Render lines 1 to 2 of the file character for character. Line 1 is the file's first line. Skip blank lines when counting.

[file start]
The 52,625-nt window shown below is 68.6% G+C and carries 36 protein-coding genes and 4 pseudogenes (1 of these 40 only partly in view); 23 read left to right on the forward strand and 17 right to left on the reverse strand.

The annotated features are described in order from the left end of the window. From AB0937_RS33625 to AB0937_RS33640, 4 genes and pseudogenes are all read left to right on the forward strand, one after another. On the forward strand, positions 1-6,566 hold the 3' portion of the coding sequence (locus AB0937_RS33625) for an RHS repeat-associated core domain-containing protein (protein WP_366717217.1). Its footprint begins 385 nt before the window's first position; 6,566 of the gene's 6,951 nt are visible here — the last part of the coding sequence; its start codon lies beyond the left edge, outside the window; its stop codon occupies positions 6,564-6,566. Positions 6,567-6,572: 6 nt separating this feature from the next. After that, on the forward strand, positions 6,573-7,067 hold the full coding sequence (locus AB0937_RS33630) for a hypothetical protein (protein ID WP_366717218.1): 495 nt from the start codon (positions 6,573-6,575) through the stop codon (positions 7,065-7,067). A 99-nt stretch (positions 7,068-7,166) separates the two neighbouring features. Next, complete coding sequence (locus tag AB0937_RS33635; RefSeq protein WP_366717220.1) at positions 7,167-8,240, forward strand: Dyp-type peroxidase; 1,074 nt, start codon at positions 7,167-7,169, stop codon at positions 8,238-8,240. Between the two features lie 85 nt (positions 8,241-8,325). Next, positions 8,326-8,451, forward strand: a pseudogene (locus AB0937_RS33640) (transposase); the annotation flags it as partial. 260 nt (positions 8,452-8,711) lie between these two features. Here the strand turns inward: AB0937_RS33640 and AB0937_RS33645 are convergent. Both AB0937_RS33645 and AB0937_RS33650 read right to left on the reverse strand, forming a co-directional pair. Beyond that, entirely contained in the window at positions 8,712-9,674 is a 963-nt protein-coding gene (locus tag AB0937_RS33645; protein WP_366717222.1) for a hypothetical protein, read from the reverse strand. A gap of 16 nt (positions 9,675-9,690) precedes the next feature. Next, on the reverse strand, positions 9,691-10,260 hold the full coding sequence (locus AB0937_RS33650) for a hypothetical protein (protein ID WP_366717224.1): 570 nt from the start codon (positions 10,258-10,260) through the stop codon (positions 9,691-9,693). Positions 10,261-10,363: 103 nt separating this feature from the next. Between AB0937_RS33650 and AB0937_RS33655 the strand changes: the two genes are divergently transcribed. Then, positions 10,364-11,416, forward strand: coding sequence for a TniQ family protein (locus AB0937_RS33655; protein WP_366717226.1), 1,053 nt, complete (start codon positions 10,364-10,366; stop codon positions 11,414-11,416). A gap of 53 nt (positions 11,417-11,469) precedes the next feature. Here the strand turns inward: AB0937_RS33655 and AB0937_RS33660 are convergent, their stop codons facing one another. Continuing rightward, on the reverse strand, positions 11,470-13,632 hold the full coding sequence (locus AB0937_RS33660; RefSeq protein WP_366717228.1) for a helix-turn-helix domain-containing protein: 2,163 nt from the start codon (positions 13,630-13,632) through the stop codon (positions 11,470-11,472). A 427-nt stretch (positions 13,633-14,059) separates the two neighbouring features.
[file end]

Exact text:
The 52,625-nt window shown below is 68.6% G+C and carries 36 protein-coding genes and 4 pseudogenes (1 of these 40 only partly in view); 23 read left to right on the forward strand and 17 right to left on the reverse strand.

The annotated features are described in order from the left end of the window. From AB0937_RS33625 to AB0937_RS33640, 4 genes and pseudogenes are all read left to right on the forward strand, one after another. On the forward strand, positions 1-6,566 hold the 3' portion of the coding sequence (locus AB0937_RS33625) for an RHS repeat-associated core domain-containing protein (protein WP_366717217.1). Its footprint begins 385 nt before the window's first position; 6,566 of the gene's 6,951 nt are visible here — the last part of the coding sequence; its start codon lies beyond the left edge, outside the window; its stop codon occupies positions 6,564-6,566. Positions 6,567-6,572: 6 nt separating this feature from the next. After that, on the forward strand, positions 6,573-7,067 hold the full coding sequence (locus AB0937_RS33630) for a hypothetical protein (protein ID WP_366717218.1): 495 nt from the start codon (positions 6,573-6,575) through the stop codon (positions 7,065-7,067). A 99-nt stretch (positions 7,068-7,166) separates the two neighbouring features. Next, complete coding sequence (locus tag AB0937_RS33635; RefSeq protein WP_366717220.1) at positions 7,167-8,240, forward strand: Dyp-type peroxidase; 1,074 nt, start codon at positions 7,167-7,169, stop codon at positions 8,238-8,240. Between the two features lie 85 nt (positions 8,241-8,325). Next, positions 8,326-8,451, forward strand: a pseudogene (locus AB0937_RS33640) (transposase); the annotation flags it as partial. 260 nt (positions 8,452-8,711) lie between these two features. Here the strand turns inward: AB0937_RS33640 and AB0937_RS33645 are convergent. Both AB0937_RS33645 and AB0937_RS33650 read right to left on the reverse strand, forming a co-directional pair. Beyond that, entirely contained in the window at positions 8,712-9,674 is a 963-nt protein-coding gene (locus tag AB0937_RS33645; protein WP_366717222.1) for a hypothetical protein, read from the reverse strand. A gap of 16 nt (positions 9,675-9,690) precedes the next feature. Next, on the reverse strand, positions 9,691-10,260 hold the full coding sequence (locus AB0937_RS33650) for a hypothetical protein (protein ID WP_366717224.1): 570 nt from the start codon (positions 10,258-10,260) through the stop codon (positions 9,691-9,693). Positions 10,261-10,363: 103 nt separating this feature from the next. Between AB0937_RS33650 and AB0937_RS33655 the strand changes: the two genes are divergently transcribed. Then, positions 10,364-11,416, forward strand: coding sequence for a TniQ family protein (locus AB0937_RS33655; protein WP_366717226.1), 1,053 nt, complete (start codon positions 10,364-10,366; stop codon positions 11,414-11,416). A gap of 53 nt (positions 11,417-11,469) precedes the next feature. Here the strand turns inward: AB0937_RS33655 and AB0937_RS33660 are convergent, their stop codons facing one another. Continuing rightward, on the reverse strand, positions 11,470-13,632 hold the full coding sequence (locus AB0937_RS33660; RefSeq protein WP_366717228.1) for a helix-turn-helix domain-containing protein: 2,163 nt from the start codon (positions 13,630-13,632) through the stop codon (positions 11,470-11,472). A 427-nt stretch (positions 13,633-14,059) separates the two neighbouring features.